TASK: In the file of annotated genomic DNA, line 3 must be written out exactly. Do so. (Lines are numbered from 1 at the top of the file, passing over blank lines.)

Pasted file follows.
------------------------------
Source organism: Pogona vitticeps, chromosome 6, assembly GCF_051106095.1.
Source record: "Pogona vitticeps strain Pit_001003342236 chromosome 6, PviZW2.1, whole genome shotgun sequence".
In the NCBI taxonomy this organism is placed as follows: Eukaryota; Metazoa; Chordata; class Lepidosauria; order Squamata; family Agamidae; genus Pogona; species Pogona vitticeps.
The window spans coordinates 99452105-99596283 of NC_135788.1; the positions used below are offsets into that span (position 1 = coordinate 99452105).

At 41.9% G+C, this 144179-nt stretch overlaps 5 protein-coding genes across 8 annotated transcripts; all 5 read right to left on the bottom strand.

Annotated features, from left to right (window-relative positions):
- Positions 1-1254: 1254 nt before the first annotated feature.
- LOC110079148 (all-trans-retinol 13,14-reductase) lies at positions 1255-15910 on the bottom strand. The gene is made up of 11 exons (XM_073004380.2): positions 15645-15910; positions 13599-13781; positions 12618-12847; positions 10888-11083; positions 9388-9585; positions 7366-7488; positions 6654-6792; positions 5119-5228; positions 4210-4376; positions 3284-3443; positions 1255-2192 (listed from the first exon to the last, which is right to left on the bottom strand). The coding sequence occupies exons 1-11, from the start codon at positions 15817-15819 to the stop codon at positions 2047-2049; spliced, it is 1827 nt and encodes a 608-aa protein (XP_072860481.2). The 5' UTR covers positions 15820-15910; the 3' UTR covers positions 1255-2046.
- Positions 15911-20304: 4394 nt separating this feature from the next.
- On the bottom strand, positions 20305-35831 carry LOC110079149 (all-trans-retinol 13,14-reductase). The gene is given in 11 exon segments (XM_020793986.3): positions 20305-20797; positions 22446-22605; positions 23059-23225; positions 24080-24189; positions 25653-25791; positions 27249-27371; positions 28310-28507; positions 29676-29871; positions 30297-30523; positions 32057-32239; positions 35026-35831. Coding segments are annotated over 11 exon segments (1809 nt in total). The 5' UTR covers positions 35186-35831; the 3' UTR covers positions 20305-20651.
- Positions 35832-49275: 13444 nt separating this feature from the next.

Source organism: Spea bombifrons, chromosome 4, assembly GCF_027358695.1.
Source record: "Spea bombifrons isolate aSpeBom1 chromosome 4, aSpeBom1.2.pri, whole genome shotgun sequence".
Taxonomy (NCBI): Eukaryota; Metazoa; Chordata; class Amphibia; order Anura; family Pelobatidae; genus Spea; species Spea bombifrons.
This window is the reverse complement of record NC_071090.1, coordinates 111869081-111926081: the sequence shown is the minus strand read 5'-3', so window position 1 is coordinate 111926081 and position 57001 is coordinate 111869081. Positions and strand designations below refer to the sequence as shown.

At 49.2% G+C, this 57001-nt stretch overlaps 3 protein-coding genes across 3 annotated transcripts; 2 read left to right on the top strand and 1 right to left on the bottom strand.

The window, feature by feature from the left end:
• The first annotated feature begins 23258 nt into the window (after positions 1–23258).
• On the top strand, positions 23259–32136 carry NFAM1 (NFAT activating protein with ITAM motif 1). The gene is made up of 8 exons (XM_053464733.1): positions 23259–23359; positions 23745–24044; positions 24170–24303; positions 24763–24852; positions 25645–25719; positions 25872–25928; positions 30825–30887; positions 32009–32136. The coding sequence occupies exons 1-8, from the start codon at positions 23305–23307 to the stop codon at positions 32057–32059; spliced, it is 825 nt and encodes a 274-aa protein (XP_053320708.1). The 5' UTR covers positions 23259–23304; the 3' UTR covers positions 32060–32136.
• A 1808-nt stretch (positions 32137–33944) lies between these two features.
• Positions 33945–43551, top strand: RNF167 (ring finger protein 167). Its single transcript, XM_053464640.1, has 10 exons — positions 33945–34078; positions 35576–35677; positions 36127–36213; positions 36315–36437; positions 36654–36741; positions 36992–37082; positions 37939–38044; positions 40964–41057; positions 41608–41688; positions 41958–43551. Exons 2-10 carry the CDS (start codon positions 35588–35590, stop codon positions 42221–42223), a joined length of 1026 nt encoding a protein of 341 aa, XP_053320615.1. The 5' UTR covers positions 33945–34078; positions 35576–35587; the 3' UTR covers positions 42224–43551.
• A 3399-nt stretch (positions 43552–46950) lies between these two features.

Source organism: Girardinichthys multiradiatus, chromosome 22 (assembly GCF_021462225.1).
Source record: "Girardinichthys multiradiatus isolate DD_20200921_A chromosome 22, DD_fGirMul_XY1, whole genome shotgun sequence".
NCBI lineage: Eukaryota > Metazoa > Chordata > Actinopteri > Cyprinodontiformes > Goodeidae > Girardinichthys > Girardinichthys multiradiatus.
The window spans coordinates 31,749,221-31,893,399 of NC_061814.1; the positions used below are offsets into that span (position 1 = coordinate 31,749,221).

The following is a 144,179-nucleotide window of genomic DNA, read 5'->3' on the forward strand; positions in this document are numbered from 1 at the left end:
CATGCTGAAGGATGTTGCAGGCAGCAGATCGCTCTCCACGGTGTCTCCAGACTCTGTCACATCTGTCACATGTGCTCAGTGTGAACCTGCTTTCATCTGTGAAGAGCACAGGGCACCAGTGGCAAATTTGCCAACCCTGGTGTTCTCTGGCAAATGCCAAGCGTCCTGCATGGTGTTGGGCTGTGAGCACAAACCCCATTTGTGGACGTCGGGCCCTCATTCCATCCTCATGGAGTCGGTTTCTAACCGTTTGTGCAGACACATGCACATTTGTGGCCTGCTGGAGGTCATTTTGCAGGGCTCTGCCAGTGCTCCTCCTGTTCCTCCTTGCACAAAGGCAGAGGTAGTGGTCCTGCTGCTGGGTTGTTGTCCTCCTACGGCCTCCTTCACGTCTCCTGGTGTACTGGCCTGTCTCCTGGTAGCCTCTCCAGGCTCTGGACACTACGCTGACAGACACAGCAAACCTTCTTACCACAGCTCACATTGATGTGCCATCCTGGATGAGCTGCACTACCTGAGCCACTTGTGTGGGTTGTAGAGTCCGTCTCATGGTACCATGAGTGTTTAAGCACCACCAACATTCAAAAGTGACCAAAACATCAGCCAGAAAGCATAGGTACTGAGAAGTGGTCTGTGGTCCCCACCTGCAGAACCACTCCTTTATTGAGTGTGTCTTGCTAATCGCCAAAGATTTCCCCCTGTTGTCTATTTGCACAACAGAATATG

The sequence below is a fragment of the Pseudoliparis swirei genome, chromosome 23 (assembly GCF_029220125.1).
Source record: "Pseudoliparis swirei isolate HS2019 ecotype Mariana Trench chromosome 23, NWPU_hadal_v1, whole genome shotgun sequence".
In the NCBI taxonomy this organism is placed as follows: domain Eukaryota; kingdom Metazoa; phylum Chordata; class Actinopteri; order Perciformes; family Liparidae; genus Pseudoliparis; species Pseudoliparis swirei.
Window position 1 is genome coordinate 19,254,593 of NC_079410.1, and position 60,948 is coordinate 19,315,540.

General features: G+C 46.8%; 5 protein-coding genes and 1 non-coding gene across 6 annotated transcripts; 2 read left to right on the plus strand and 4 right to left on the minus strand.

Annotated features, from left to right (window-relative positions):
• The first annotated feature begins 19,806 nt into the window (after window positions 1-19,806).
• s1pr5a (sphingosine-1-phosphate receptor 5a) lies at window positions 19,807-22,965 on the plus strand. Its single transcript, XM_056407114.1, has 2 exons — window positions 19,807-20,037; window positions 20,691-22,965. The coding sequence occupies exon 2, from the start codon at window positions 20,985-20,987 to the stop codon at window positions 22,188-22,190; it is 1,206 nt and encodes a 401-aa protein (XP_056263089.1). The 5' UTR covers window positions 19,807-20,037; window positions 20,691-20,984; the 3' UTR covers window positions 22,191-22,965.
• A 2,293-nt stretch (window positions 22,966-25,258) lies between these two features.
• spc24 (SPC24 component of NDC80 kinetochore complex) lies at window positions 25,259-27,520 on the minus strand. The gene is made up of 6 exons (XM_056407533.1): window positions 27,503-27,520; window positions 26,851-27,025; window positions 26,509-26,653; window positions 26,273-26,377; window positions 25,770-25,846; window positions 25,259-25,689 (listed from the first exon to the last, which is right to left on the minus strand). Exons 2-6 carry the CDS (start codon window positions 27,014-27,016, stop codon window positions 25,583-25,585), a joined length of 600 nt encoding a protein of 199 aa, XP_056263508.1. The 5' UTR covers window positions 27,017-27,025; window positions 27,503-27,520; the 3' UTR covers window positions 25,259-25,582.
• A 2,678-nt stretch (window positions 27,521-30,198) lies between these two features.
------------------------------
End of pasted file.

In the NCBI taxonomy this organism is placed as follows: Eukaryota; Metazoa; Chordata; class Lepidosauria; order Squamata; family Agamidae; genus Pogona; species Pogona vitticeps.